Tim Graves

Tim Graves is shown filling his sack with the wheat threshed from the previously stacked wheat stack in the background. Raymond ''Butch'' Farley (with the ''Butch'' beard) awaits his turn at the filling spout. Courtesy of Heber L. Armstrong, Editor of The

Heber L. Armstrong

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We thank Heber L. Armstrong, Editor of The Wellston Sentry newspaper in Wellston, Ohio 45692, for permission to reprint the following story and pictures. This was sent to us through the courtesy of Lewis J. Meacham, 2861 Brown Avenue, Chillicothe, Ohio 45601.

The Hard Way

Pictured above is Tim Graves off-bearing in the upper left, while Grady Twyman, of Ewington, Larry Wilbur of Hamden and Charles R. Duncan of Jackson get the 'feel of the fork' as they load'er up!! Courtesy of Heber L. Armstrong, Editor of The Wellston Sentry.

The Golden Grain

Lewis 'Jr.' Meacham

Meacham, a Jackson County native, is one of the some 25 members of the Jackson-Ross County Steam Threshers Association active in the 200 member-plus club who actually reconstruct engines and participate in the Steam Shows of the Middle West. Courtesy of Heber L. Armstrong, Editor of The Wellston Sentry.

Bean Business!

The Host!

The two day event drew a capacity to the many multi-featured entertainment featuring the use of Steam and the powering of an ancient Threshing Machine Meacham used to 'custom work' in the Leo-Raysville,-Jackson-Ross County area.

Meacham is atop the 'separator' manning the 'stacking pipe' used to convey the threshed straw to the straw stack for baling. Courtesy of Heber L. Armstrong, Editor of The Wellston Sentry.

Little Loco

McKinney, a machinist for the Wagner Implement Company states the above 'creation' is patterned after the Avery and has a 5 horsepower boiler on a 4 horse engine.

McKinney is a former employee of the former Tim Miller-Bob Reigel Jackson Implement Co.

Little Loco is the 4th steamer built by McKinney. Courtesy of Heber L. Armstrong, Editor of The Wellston Sentry.

The Jackson-Ross County Steam Threshers Association held their 6th annual 'Threshing Bee' on the Ray Meacham residence at Leo.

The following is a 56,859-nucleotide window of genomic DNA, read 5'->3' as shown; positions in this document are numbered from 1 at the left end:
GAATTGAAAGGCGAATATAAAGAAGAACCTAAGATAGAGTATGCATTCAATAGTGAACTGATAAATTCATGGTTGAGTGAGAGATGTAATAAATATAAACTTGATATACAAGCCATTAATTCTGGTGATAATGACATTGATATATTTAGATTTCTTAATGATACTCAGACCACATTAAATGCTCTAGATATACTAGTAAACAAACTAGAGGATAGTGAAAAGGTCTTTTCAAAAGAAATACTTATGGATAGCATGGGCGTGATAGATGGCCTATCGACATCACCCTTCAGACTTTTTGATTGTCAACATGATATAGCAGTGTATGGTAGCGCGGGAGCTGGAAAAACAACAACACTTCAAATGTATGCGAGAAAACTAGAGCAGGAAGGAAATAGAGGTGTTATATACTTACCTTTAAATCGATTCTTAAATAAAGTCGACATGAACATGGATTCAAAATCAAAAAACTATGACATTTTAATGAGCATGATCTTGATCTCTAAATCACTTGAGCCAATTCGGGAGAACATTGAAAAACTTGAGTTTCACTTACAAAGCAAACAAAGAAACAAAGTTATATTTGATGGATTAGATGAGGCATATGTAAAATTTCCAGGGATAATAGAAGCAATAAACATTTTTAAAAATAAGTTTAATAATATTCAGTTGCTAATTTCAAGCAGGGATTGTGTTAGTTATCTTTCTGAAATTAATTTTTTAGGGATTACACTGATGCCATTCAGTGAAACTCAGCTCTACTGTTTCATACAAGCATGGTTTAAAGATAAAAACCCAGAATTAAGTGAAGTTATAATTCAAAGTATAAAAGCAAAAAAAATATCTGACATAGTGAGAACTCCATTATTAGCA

The Tick Ridge Meacham farm hosted an extremely heavy crowd attending the 1972 festivities which included an old fashioned bean dinner for both Saturday and Sunday. An old fashioned Square Dance was the social function of Saturday night.

The Threshers attracted a host of old steam driven engines used to provide the power for the threshing separators used in the threshing demonstrations.

Flea markets, refreshment stands, sculpt and art work booths, old and antique farm implements, old automobiles, and ancient trucks also added to the interest of the Association outing.

Ray Meacham is president of the Threshers, while Lewis (Jr.) Meacham of Chillicothe acts as Vice President. Harry Swaney of Leo is the Associations Secretary while Norman Brohard serves as Treasurer for the group. Lewis Farley, Gene Tennant, and Joe Parks serve on the governing board of trustees.

Some 200 people comprise the membership of the 'Old Time' Steam Power people with membership even going to such far away places as England.

Meacham stated that the local group included some 25 people who seriously practiced the art of owning and operating the steam engines popular in the past as power producers.

A large number of antique cars, trucks, tractors, and horse drawn binders, balers, corn shredders, mowing machines, and plows were also on display over the weekend festivities.

The group actually threshed wheat stacked from the Meacham farm with the 'visiting farmers' who wanted to get the 'ole-time-feel' of the pitchfork or refresh their art at 'cutting bands' providing the manpower to augment the 'steam engine' power contribution to the threshing operation.

Some 125 pounds of 'jowl bacon' seasoned soup beans cooked by Gene Tennant, augmented the food and soft drink stand, along with that of the 'Cotton Candy Man' to satisfy the hunger of the weekend threshers.

But all was not ancient! Bob Rice of Rices Garage, Jackson had an extensive display of both International and General Electric Lawn and garden tractors on display.

The field formerly growing the grain and straw used in the weekend's threshing demonstrations was used for the parking of some 500 cars.

The steady drone of the people visiting, the gentle 'whish' of escaping steam, and the threshing chatter of the threshing separator was often punctuated by the shrill steam whistle on the various steam engines on exhibition.

Just as the kids are attracted to the shrillness of the whistle so was a multitude of people, chiefly of rural background and interest, attracted to the dusty domain of bib overalls, sweaty blue chambrey shirts, pitchforks, with shiny well-worn handles, the subdued slap of the drive belts and the shacking shuffle of the separator parts.

A re-activated operation from the era of yesterday!